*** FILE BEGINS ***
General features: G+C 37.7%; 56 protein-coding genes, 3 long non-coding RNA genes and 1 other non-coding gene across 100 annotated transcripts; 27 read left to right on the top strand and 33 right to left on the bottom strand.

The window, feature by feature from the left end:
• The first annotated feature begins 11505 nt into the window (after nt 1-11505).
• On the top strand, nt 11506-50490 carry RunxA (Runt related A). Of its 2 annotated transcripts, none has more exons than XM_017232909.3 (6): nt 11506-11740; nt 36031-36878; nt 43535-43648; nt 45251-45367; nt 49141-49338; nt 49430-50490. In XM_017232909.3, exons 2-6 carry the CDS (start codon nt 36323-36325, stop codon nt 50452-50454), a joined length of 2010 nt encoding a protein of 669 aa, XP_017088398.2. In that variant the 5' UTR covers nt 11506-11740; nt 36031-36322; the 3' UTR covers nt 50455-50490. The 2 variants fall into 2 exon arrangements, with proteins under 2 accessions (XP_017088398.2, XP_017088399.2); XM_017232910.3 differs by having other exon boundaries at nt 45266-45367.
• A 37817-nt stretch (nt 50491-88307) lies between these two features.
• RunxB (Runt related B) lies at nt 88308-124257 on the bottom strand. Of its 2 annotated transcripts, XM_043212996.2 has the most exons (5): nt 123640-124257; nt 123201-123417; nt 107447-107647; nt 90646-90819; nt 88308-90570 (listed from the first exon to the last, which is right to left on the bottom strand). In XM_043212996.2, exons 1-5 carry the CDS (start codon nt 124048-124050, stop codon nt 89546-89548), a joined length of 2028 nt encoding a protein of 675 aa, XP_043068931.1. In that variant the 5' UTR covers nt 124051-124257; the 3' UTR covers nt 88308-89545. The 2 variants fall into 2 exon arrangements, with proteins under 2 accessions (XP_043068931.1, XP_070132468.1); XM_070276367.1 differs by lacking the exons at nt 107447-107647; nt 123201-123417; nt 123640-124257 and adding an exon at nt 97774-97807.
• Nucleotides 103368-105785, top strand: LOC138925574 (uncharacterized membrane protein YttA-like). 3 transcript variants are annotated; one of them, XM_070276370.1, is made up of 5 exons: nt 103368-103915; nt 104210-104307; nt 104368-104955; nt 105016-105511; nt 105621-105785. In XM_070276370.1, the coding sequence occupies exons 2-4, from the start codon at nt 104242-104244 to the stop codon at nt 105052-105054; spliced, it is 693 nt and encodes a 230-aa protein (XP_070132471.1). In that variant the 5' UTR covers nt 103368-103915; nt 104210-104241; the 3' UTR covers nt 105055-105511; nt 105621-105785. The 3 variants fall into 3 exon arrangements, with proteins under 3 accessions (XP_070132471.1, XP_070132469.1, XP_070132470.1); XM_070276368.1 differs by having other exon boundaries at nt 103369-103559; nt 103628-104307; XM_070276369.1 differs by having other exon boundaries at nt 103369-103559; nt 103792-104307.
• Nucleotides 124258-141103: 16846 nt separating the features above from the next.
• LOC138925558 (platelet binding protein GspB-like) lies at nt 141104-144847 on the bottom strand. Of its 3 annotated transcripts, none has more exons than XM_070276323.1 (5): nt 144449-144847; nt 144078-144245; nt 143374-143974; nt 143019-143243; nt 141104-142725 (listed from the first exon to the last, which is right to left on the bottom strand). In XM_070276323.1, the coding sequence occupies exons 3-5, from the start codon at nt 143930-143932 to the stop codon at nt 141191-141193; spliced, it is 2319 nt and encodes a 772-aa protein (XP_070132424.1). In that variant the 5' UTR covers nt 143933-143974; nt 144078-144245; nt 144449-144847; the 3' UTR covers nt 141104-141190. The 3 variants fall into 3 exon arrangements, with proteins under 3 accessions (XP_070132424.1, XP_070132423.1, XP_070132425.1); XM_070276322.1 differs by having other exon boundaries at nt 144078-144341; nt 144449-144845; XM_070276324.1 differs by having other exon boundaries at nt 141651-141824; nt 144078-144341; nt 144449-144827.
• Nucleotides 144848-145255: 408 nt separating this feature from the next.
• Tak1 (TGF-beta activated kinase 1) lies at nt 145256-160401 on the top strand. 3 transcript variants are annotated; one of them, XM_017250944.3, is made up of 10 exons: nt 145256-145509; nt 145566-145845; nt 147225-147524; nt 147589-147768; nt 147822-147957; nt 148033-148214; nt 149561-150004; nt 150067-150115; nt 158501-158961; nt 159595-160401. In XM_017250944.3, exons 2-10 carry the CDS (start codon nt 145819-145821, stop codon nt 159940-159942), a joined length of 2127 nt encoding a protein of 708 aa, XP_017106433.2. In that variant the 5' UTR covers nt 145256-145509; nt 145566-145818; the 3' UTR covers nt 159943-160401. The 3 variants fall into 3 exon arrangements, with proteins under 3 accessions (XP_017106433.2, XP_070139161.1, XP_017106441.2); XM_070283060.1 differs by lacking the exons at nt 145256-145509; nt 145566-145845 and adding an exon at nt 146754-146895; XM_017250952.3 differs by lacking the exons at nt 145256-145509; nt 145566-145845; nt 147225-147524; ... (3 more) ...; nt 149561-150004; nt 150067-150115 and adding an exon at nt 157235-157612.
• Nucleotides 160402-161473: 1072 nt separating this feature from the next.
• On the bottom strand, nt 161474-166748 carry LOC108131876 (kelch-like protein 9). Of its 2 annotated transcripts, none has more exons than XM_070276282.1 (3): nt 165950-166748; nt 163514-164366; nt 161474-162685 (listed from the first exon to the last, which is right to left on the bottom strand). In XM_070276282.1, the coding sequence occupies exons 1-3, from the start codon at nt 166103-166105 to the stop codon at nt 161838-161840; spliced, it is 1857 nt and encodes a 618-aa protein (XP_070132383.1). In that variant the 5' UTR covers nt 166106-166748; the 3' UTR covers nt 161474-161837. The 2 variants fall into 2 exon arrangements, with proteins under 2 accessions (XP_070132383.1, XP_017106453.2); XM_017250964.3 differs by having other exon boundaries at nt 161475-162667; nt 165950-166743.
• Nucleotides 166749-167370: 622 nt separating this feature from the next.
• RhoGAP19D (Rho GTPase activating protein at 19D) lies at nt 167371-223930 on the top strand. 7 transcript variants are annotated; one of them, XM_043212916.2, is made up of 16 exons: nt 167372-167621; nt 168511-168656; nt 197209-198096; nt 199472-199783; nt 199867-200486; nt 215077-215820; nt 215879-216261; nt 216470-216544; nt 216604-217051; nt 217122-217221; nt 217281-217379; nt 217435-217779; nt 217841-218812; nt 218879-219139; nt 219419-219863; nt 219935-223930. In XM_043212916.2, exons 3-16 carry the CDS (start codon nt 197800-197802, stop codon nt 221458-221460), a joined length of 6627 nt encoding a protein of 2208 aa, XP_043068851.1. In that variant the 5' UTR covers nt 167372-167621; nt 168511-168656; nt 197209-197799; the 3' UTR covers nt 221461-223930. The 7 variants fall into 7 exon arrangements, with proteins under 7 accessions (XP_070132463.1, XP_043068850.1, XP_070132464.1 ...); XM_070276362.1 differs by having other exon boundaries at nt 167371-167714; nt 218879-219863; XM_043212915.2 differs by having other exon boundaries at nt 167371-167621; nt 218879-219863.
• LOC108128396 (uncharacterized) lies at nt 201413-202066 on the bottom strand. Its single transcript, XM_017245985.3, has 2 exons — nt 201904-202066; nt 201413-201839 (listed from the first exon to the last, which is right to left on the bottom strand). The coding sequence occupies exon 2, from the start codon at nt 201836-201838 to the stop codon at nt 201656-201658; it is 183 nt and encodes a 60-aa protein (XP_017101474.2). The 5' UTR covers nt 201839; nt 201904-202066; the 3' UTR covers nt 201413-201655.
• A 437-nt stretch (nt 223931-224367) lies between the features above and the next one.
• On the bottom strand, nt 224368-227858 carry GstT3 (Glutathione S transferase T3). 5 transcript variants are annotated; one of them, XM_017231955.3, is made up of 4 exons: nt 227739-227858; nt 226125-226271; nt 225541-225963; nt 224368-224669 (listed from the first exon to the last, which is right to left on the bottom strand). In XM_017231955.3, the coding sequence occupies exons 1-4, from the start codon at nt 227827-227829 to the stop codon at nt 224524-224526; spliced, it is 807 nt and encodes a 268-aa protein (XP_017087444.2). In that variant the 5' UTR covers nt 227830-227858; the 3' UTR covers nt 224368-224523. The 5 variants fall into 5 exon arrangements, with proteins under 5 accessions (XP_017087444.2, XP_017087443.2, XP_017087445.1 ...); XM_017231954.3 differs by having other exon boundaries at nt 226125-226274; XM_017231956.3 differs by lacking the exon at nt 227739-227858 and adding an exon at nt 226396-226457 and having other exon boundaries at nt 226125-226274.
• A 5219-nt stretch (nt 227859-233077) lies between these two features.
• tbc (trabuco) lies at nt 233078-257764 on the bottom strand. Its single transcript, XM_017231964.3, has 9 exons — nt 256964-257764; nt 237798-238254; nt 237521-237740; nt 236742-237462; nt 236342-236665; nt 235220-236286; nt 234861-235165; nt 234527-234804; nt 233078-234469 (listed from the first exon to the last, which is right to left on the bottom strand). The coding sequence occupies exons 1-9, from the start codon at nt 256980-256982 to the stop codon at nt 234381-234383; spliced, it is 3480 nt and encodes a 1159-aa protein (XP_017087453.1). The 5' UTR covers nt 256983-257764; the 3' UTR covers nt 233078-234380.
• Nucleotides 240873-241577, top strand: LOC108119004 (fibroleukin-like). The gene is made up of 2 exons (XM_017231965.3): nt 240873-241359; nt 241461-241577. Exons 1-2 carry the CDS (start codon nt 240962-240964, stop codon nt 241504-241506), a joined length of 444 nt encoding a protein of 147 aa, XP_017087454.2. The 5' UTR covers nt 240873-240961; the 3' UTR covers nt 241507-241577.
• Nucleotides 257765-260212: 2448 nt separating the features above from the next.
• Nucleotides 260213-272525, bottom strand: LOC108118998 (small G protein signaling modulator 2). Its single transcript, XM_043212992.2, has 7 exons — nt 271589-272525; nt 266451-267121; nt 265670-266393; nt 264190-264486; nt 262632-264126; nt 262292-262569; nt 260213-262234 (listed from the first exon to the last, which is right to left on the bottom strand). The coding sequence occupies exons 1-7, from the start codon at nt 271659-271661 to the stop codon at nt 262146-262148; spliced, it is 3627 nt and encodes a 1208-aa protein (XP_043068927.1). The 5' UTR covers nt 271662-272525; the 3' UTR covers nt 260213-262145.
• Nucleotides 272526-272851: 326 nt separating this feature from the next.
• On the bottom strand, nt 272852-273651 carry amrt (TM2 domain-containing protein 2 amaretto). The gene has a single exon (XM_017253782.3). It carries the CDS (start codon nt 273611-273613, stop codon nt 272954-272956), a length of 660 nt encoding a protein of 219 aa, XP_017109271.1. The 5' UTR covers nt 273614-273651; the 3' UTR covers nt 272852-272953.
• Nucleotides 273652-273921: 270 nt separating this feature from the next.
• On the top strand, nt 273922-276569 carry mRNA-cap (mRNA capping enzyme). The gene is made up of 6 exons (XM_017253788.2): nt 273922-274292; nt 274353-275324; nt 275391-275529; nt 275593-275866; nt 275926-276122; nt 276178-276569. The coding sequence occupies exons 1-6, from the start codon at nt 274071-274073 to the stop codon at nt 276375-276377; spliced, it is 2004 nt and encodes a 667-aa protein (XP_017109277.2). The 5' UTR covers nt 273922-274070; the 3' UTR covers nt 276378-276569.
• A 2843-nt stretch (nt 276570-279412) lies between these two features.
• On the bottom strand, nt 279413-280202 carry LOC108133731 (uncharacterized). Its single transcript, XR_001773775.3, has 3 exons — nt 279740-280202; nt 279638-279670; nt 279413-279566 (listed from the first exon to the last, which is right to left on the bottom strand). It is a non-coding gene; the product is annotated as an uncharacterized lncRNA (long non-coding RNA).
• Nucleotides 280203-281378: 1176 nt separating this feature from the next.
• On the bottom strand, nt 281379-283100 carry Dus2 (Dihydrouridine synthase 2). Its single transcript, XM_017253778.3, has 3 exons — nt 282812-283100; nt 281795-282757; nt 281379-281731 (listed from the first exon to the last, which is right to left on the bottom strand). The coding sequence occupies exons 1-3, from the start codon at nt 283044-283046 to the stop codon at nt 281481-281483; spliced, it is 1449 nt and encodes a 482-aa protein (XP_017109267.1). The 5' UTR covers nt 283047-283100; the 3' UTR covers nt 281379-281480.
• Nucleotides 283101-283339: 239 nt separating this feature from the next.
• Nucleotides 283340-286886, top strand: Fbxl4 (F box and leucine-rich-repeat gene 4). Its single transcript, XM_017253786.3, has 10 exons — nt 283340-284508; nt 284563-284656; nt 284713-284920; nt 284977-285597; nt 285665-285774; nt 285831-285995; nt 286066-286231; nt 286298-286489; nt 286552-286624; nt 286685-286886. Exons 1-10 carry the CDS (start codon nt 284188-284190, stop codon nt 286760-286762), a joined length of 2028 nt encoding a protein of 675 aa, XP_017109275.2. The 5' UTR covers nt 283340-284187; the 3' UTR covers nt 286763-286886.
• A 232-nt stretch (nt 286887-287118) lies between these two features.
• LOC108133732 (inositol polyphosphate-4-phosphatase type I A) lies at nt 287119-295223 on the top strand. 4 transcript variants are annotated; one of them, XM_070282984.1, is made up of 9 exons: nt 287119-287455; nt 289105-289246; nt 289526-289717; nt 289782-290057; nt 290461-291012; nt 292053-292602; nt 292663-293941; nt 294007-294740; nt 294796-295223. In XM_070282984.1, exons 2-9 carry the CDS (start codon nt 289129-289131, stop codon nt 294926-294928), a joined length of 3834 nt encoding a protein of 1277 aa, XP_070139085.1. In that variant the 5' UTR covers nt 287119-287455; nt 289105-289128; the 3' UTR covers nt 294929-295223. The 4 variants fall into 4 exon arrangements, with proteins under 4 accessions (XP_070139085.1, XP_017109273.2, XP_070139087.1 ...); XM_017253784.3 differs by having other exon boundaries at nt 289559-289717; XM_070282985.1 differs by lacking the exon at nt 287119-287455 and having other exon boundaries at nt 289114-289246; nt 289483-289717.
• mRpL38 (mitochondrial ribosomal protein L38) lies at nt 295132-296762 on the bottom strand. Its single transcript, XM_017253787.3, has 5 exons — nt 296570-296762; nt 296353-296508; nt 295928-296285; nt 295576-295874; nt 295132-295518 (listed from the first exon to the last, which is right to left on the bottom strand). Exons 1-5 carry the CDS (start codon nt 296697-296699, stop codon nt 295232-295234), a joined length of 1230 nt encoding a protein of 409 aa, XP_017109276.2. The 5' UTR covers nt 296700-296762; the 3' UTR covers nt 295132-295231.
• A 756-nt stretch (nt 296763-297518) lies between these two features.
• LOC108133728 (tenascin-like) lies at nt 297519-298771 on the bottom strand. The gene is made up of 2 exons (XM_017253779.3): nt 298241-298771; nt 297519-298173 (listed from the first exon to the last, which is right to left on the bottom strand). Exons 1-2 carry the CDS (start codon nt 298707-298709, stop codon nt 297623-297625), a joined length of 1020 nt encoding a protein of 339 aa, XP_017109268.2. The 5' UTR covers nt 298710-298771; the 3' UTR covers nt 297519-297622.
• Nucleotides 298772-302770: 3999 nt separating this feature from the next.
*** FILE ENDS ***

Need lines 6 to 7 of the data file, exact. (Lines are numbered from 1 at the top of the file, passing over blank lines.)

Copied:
• RunxB (Runt related B) lies at nt 88308-124257 on the bottom strand. Of its 2 annotated transcripts, XM_043212996.2 has the most exons (5): nt 123640-124257; nt 123201-123417; nt 107447-107647; nt 90646-90819; nt 88308-90570 (listed from the first exon to the last, which is right to left on the bottom strand). In XM_043212996.2, exons 1-5 carry the CDS (start codon nt 124048-124050, stop codon nt 89546-89548), a joined length of 2028 nt encoding a protein of 675 aa, XP_043068931.1. In that variant the 5' UTR covers nt 124051-124257; the 3' UTR covers nt 88308-89545. The 2 variants fall into 2 exon arrangements, with proteins under 2 accessions (XP_043068931.1, XP_070132468.1); XM_070276367.1 differs by lacking the exons at nt 107447-107647; nt 123201-123417; nt 123640-124257 and adding an exon at nt 97774-97807.
• Nucleotides 103368-105785, top strand: LOC138925574 (uncharacterized membrane protein YttA-like). 3 transcript variants are annotated; one of them, XM_070276370.1, is made up of 5 exons: nt 103368-103915; nt 104210-104307; nt 104368-104955; nt 105016-105511; nt 105621-105785. In XM_070276370.1, the coding sequence occupies exons 2-4, from the start codon at nt 104242-104244 to the stop codon at nt 105052-105054; spliced, it is 693 nt and encodes a 230-aa protein (XP_070132471.1). In that variant the 5' UTR covers nt 103368-103915; nt 104210-104241; the 3' UTR covers nt 105055-105511; nt 105621-105785. The 3 variants fall into 3 exon arrangements, with proteins under 3 accessions (XP_070132471.1, XP_070132469.1, XP_070132470.1); XM_070276368.1 differs by having other exon boundaries at nt 103369-103559; nt 103628-104307; XM_070276369.1 differs by having other exon boundaries at nt 103369-103559; nt 103792-104307.